Margao/Vasco/Calangute: Three persons were arrested by the police on Sunday—one in Fatorda, one in Zuarinagar and one in Calangute—with ganja.Fatorda police on Sunday arrested a resident of Navelim after he was found with ganja worth nearly a Rs 1 lakh. Police sources said that the accused, Zaker Akbar Shaikh, 35, was nabbed from the parking lot of SGPDA market at Fatorda, on Sunday afternoon. Following a search in the presence of executive magistrate, Salcete, 986g of a narcotic substance, suspected to be ganja, was recovered from him.Calangute police nabbed a drug peddler, Muhammad Jafer Gudumia, from Karnataka with 1.1kg narcotics worth Rs 1.1 lakh near the Dolphin Circle at Calangute on Sunday. Verna police arrested a food delivery person with 63g of ganja worth Rs 6,300. Investigating officer Pravin Simepurushkar said the accused, Shiv Pratap Halwai, 24, is a resident of Vasco and native of Mumbai.
Panaji: GFP on Sunday questioned if locals stand to benefit from the tourism department’s jetty policy. Party president Vijai Sardesai also asked if the state government would share revenue with the village panchayats.While agreeing that river transportation could ease traffic congestion, Sardesai made it clear that he saw the jetty policy as a step towards the introduction of offshore casinos in other parts of Goa.“I feel some issues remain ambiguous,” he said. “Once a cruise terminal comes into existence, how long will it take for offshore casinos to mushroom in other rivers across Goa?”To back his suspicions, Sardesai asked the government if it has data on the number of Goans employed in the local cruise sector. He also pointed out that the government has not shown a preference for locals while issuing licences for cruise boats and jetty operations or for jobs created by the sector.Sardesai said his party welcomes the importance being given to river transportation, which is in line with eminent architect Charles Correa’s vision. He said that if the state government is serious about water transportation and cruise tourism, it should promote Mormugao Port as a cruise ship terminal instead of a coal terminal.
PANAJI: The availability of beef is likely to be affected in Goa as the state government has prohibited the entry of livestock into North Goa to prevent the spread of lumpy skin disease (LSD). North Goa collector Mamu Hage said that the director of animal husbandry and veterinary services has said that LSD is a contagious viral disease that primarily affects cows and buffaloes, and spreads rapidly through vectors. As per the order of the North Goa collector the entry of livestock “such as cattle and buffalo, from other states of India into the North Goa district, either directly or indirectly” is prohibited. Ahead of the tourism season that is likely to begin next month, meat traders said that the government should allow the transportation of healthy animals, else it would impact the supply of fresh beef in the state. “The problem is in north India, while animals in Goa or Karnataka are not severely affected by LSD. If there is a restriction on the transportation of animals, it will affect our business,” said Anwar Bepari, general secretary, Quraishi meat traders association. On average, Goa meat complex gets 10 to 15 animals a day, mostly from Maharashtra. “We will hold a meeting with all traders on Saturday to discuss the future course of action to provide for Goa’s daily demand for beef,” said the association’s president, Manna Bepari. The meat traders will also meet the director of animal husbandry and managing director, Goa meat complex, on Monday, to ensure that healthy animals are permitted to be brought to Goa. “These will be animals that are checked by veterinary doctors, that they are not infected with LSD and are therefore fit for slaughter. Only then will they be transported to Goa,” Bepari said. The government said that incidences of LSD have been seen in Maharashtra, Karnataka, Gujarat, and Rajasthan, besides a few other states. LSD spreads through the bite of mosquitoes, stable flies and ticks. It can also spread through saliva and contaminated feed and fodder. The disease spreads more rapidly in warm and moist conditions. “This order shall come into force with effect from September 23, until further orders,” Hage said, adding that any person contravening the order will be punishable under Section 188 of the Indian Penal Code. Over the past few months, the department has taken measures with regards to LSD.“We have initiated vaccination of cattle in Goa”, an officer said. “To a large extent, we should be able to control the spread of the disease owing to vaccination. All government dispensaries have been supplied with the vaccines to be administered in cattle,” he said. The self-limiting disease is notorious for the development of skin nodules, which is associated with fever, enlargement of lymph nodes and depression. The disease also causes reduced milk yield, abortion in pregnant animals and sterility in bulls.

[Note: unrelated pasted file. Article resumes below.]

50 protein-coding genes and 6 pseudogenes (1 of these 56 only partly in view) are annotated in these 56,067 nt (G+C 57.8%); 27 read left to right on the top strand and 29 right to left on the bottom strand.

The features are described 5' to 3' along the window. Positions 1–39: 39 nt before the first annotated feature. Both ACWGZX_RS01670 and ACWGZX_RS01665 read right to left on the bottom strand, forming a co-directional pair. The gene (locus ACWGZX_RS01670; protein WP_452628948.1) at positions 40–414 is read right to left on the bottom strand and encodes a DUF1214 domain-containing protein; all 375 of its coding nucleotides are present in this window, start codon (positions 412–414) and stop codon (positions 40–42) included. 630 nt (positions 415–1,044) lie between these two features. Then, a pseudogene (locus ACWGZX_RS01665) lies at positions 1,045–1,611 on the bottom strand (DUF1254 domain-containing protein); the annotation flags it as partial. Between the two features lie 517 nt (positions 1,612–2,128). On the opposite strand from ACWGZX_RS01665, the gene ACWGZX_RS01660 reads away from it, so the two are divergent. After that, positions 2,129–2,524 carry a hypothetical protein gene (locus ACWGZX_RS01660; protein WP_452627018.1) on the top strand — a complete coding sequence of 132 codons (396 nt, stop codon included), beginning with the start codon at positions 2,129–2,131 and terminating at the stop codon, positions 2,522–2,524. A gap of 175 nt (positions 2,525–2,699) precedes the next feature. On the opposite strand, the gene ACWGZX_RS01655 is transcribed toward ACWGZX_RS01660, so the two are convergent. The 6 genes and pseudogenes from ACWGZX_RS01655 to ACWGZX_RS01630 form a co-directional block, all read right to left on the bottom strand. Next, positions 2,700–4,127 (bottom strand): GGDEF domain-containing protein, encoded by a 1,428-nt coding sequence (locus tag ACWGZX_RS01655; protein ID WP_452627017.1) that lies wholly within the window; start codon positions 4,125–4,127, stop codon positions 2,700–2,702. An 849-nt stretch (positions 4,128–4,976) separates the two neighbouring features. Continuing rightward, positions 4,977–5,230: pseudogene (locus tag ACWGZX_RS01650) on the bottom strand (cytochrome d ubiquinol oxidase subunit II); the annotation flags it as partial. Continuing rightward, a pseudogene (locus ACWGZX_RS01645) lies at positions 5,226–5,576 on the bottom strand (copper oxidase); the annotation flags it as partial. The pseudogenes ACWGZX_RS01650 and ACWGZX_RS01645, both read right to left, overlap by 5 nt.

Vasco: Thursday’s search of Popular Front of India (PFI) leader Anis Ahmed Mossa’s Baina home by the National Investigation Agency, Enforcement Directorate and police forces generated shockwaves among local residents, who said they were clueless about his true identity. “It is shocking to know that he (Mossa) was associated with PFI activities and was operating from a flat located in the Housing Board Colony close to Baina beach for several years,” said councillor of ward 7, Ramchandra Kamat. “The people in my ward were in the dark for the past several years over PFI’s activities. They woke up on Thursday morning with a shock after noticing several security agencies surrounding and cordoning off the flat at Housing Board Colony,” he said.During the search, incriminating documents, cash, and several digital devices were seized. Mossa, PFI’s central committee member and a resident of Bengaluru, used to frequently visit Goa. He left the state over 15 years ago and is among PFI’s top leaders. Kamat, who said he was a childhood friend of Mossa and had attended the same school as him, slammed the local police for not being aware of the kind of activities being conducted by Mossa and PFI.“Mossa, who was occupying the flat at the Housing Board Colony, was spotted in the Baina locality some 12-15 years ago. He was last believed to be in Bengaluru, Karnataka. His father is said to be working on a barge, while one of his two brothers has a fishing business and the other is a mason. His sister resides at Mangor Hill,” Kamat said. He wondered why Mossa, who came from a family of good repute, would have links with PFI.“The flat at Housing Board Colony were Mossa used to reside is presently occupied by a maulana. People have noticed children visiting the flat, creating suspicions that it could be a madrassa,” said Kamat.